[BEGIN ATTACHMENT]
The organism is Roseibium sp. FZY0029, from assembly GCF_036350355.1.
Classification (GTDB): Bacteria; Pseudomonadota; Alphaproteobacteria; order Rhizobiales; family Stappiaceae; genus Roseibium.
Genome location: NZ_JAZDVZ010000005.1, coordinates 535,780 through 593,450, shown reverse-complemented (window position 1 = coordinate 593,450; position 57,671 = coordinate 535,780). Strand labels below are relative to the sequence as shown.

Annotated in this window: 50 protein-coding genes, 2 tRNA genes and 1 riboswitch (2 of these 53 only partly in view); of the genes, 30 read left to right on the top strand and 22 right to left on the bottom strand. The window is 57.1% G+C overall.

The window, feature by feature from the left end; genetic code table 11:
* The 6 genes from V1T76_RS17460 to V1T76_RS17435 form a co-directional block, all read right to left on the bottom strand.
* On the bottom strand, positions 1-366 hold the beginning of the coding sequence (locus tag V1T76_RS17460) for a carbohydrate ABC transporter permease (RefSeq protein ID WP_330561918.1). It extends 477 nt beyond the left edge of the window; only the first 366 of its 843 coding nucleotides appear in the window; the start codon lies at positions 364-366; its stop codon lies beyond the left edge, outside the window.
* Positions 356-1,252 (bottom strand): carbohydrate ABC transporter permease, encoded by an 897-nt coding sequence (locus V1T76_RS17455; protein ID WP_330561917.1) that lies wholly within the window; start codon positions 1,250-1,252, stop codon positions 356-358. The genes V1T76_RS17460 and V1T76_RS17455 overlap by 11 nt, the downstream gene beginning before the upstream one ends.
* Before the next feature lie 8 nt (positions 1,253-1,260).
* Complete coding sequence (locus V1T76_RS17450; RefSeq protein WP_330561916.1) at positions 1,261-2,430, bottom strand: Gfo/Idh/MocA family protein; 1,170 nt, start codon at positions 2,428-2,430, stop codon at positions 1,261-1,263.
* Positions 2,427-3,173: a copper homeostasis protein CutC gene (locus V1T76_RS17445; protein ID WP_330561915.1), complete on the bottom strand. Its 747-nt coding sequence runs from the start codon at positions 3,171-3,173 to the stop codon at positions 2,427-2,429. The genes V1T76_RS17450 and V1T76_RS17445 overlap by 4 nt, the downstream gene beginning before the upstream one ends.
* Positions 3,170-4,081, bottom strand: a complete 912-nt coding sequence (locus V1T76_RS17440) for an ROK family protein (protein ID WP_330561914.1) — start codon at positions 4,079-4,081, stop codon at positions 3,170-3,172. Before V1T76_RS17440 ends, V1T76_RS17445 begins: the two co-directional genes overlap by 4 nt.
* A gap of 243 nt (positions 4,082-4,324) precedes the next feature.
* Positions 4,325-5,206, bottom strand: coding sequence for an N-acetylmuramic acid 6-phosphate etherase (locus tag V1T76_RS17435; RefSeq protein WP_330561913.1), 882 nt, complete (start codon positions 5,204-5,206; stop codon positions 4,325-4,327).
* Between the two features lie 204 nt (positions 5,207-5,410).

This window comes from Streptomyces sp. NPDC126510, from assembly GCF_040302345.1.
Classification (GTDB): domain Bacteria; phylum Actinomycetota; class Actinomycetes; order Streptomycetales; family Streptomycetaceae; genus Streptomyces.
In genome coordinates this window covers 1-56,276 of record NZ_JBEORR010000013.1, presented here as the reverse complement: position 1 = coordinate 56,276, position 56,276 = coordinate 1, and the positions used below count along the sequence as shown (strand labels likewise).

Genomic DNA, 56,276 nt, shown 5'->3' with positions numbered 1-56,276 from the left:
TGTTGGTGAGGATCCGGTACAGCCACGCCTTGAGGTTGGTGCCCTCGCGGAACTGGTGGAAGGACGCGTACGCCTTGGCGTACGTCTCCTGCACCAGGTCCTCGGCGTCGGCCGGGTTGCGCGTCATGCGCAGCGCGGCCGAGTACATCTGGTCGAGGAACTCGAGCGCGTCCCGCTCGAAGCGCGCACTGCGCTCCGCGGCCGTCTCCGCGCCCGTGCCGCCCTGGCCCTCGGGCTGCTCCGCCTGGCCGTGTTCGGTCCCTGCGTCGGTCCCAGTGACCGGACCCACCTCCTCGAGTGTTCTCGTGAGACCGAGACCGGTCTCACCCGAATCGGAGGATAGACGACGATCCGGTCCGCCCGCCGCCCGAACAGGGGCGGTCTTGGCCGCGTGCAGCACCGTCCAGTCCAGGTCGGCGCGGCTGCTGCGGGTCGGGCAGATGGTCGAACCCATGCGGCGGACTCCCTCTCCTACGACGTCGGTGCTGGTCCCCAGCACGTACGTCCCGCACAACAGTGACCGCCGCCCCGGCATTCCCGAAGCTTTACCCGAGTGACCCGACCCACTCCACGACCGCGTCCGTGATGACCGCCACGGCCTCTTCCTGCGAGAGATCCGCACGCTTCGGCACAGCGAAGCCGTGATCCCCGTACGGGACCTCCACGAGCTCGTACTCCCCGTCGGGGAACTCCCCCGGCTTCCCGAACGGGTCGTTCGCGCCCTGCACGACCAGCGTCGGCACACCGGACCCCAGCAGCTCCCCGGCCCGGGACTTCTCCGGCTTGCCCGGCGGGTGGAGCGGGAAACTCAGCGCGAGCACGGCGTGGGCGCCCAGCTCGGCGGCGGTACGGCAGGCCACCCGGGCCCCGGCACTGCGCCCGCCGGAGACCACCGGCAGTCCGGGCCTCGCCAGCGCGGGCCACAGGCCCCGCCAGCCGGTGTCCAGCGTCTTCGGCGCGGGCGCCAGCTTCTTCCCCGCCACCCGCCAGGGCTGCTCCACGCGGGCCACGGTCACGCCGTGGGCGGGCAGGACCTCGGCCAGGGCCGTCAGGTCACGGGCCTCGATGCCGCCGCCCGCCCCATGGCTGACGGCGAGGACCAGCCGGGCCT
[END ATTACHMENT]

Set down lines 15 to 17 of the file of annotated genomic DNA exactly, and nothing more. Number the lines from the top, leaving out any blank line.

* Between the two features lie 204 nt (positions 5,207-5,410).

This window comes from Streptomyces sp. NPDC126510, from assembly GCF_040302345.1.
Classification (GTDB): domain Bacteria; phylum Actinomycetota; class Actinomycetes; order Streptomycetales; family Streptomycetaceae; genus Streptomyces.